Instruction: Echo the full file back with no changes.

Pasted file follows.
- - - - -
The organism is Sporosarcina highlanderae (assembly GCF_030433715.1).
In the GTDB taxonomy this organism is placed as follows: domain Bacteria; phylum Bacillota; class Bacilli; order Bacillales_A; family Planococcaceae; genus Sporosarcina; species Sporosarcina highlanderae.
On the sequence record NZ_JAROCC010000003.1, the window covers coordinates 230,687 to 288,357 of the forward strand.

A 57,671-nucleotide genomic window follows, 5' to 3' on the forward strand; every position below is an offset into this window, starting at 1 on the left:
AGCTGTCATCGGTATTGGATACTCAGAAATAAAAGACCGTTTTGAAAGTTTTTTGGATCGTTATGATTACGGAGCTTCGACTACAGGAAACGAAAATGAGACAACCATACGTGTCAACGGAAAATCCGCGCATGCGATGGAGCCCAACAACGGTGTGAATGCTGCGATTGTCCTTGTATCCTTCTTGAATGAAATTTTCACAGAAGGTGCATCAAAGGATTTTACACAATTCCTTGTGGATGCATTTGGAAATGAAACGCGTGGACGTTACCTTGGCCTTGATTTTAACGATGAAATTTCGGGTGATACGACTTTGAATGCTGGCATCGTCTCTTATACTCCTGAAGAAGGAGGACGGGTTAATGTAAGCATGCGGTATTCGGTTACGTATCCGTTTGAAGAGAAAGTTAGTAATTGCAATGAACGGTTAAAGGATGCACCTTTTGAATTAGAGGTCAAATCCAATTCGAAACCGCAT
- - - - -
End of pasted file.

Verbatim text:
The organism is Sporosarcina highlanderae (assembly GCF_030433715.1).
In the GTDB taxonomy this organism is placed as follows: domain Bacteria; phylum Bacillota; class Bacilli; order Bacillales_A; family Planococcaceae; genus Sporosarcina; species Sporosarcina highlanderae.
On the sequence record NZ_JAROCC010000003.1, the window covers coordinates 230,687 to 288,357 of the forward strand.

A 57,671-nucleotide genomic window follows, 5' to 3' on the forward strand; every position below is an offset into this window, starting at 1 on the left:
AGCTGTCATCGGTATTGGATACTCAGAAATAAAAGACCGTTTTGAAAGTTTTTTGGATCGTTATGATTACGGAGCTTCGACTACAGGAAACGAAAATGAGACAACCATACGTGTCAACGGAAAATCCGCGCATGCGATGGAGCCCAACAACGGTGTGAATGCTGCGATTGTCCTTGTATCCTTCTTGAATGAAATTTTCACAGAAGGTGCATCAAAGGATTTTACACAATTCCTTGTGGATGCATTTGGAAATGAAACGCGTGGACGTTACCTTGGCCTTGATTTTAACGATGAAATTTCGGGTGATACGACTTTGAATGCTGGCATCGTCTCTTATACTCCTGAAGAAGGAGGACGGGTTAATGTAAGCATGCGGTATTCGGTTACGTATCCGTTTGAAGAGAAAGTTAGTAATTGCAATGAACGGTTAAAGGATGCACCTTTTGAATTAGAGGTCAAATCCAATTCGAAACCGCAT